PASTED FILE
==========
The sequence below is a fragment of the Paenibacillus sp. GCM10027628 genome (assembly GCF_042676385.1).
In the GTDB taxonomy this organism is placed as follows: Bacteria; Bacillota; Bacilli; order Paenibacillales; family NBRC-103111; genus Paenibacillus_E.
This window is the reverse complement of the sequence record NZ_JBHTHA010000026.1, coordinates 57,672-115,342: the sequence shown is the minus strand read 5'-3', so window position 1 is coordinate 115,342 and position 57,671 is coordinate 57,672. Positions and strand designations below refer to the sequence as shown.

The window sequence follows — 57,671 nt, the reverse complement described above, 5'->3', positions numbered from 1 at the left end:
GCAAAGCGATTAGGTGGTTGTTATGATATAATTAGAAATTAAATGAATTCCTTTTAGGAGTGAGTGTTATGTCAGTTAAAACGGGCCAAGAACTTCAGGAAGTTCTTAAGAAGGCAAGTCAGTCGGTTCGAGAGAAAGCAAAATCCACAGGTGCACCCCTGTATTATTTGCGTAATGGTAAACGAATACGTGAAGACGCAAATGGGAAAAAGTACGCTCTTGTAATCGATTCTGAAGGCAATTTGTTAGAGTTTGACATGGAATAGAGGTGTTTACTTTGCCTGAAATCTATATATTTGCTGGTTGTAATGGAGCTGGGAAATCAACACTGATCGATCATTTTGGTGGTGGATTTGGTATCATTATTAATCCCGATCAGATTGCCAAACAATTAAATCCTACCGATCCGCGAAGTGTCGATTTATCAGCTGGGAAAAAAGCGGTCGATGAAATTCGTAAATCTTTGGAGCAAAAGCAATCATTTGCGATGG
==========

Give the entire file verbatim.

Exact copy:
The sequence below is a fragment of the Paenibacillus sp. GCM10027628 genome (assembly GCF_042676385.1).
In the GTDB taxonomy this organism is placed as follows: Bacteria; Bacillota; Bacilli; order Paenibacillales; family NBRC-103111; genus Paenibacillus_E.
This window is the reverse complement of the sequence record NZ_JBHTHA010000026.1, coordinates 57,672-115,342: the sequence shown is the minus strand read 5'-3', so window position 1 is coordinate 115,342 and position 57,671 is coordinate 57,672. Positions and strand designations below refer to the sequence as shown.

The window sequence follows — 57,671 nt, the reverse complement described above, 5'->3', positions numbered from 1 at the left end:
GCAAAGCGATTAGGTGGTTGTTATGATATAATTAGAAATTAAATGAATTCCTTTTAGGAGTGAGTGTTATGTCAGTTAAAACGGGCCAAGAACTTCAGGAAGTTCTTAAGAAGGCAAGTCAGTCGGTTCGAGAGAAAGCAAAATCCACAGGTGCACCCCTGTATTATTTGCGTAATGGTAAACGAATACGTGAAGACGCAAATGGGAAAAAGTACGCTCTTGTAATCGATTCTGAAGGCAATTTGTTAGAGTTTGACATGGAATAGAGGTGTTTACTTTGCCTGAAATCTATATATTTGCTGGTTGTAATGGAGCTGGGAAATCAACACTGATCGATCATTTTGGTGGTGGATTTGGTATCATTATTAATCCCGATCAGATTGCCAAACAATTAAATCCTACCGATCCGCGAAGTGTCGATTTATCAGCTGGGAAAAAAGCGGTCGATGAAATTCGTAAATCTTTGGAGCAAAAGCAATCATTTGCGATGG